FT - James Lowman, chairman, ACS

ACS chief executive James Lowman

The Association of Convenience Stores (ACS) is marking ASB (Anti-Social Behaviour) Awareness Week by highlighting the negative impact it has on the convenience sector and local communities.

ASB (Anti-Social Behaviour) Awareness Week, which runs from 3rd -9th July, aims to raise awareness about the detrimental impact that anti-social behaviour has on people and encourages communities to take a stand against this type of behaviour.

Findings from ACS’ 2023 Crime Report show that 87% of store colleagues have experienced verbal abuse and one third of shoppers feel more anxious when they shop.

Top examples of anti-social behaviour include:

1. Rowdy or inconsiderate behaviour;

2. Begging;

3. Littering;

4. Vandalism;

5. Street Drinking.

ACS chief executive James Lowman said: “Sadly, convenience retailers are already well aware of anti-social behaviour and the impact it has on them, their colleagues and their communities. We have seen a rise in the number of incidents of anti-social behaviour in the communities that we serve and this can range from groups loitering outside of shops to vandalism and abuse of our colleagues.

“Anti-social behaviour must be taken seriously as these incidents have a negative impact on communities and this behaviour can escalate, making shopworkers and customers feel unsafe and threatened. We have called on police forces and the Government to take these incidents more seriously and to tackle them with appropriate action to help make our communities safer.”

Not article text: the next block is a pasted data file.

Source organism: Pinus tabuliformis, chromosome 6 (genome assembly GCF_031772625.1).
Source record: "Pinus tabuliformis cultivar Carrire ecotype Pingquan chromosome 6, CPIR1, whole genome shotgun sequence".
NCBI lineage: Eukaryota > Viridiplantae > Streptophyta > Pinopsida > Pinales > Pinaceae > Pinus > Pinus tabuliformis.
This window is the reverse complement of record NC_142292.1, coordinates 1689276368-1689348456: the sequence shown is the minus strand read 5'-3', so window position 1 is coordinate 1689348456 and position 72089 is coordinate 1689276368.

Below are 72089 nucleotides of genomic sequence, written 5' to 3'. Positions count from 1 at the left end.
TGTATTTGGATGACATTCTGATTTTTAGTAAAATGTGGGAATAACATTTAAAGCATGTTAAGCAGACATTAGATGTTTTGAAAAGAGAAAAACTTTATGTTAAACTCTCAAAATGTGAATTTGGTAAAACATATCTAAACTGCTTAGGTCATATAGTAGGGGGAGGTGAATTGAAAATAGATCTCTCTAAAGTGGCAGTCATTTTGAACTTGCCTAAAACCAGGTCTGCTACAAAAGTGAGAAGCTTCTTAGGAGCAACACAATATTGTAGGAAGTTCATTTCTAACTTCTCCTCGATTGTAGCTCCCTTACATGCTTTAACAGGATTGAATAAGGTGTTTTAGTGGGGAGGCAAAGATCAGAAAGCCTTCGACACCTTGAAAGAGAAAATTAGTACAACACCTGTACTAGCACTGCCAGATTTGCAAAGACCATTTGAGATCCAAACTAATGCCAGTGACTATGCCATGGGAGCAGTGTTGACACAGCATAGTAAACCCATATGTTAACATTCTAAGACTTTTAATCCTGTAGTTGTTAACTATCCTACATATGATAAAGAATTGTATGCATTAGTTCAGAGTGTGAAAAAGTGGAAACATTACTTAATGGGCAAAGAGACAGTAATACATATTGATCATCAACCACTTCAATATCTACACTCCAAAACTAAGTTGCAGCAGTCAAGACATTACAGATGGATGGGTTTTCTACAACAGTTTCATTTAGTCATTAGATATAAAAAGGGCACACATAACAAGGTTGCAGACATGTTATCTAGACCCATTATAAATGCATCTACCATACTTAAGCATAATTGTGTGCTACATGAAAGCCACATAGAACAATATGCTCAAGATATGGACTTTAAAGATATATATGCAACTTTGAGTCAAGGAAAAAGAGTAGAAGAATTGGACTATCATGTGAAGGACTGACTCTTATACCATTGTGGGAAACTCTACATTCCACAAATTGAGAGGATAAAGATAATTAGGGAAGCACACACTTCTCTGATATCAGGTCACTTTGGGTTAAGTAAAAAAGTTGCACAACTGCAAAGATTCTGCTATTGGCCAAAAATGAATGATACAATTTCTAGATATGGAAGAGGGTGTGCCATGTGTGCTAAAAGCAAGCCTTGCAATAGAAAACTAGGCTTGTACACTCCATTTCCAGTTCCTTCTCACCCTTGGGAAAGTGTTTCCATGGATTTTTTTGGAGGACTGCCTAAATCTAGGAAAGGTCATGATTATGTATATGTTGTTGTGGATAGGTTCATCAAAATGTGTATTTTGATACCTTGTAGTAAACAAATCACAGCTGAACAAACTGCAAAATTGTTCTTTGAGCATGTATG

ACS has called on police forces and the government to do more to take retail crime seriously and support local businesses. The five-point plan includes:

1. Introduce a ‘Most Wanted’ list of shop thieves in each police force area, where prolific offenders can be banned from retail areas or referred to rehabilitation programmes.

2. Review the impact of new legislation that makes attacking a public facing worker (including shop staff) an aggravated offence.

3. Invest in rehabilitation programmes for offenders to break the cycle of offending and ineffective punishment.

4. Encourage local forces to use the tools available to them to deal with anti-social behaviour, such as the Community Trigger and Community Remedy powers.

5. Incentivise investment in crime prevention measures.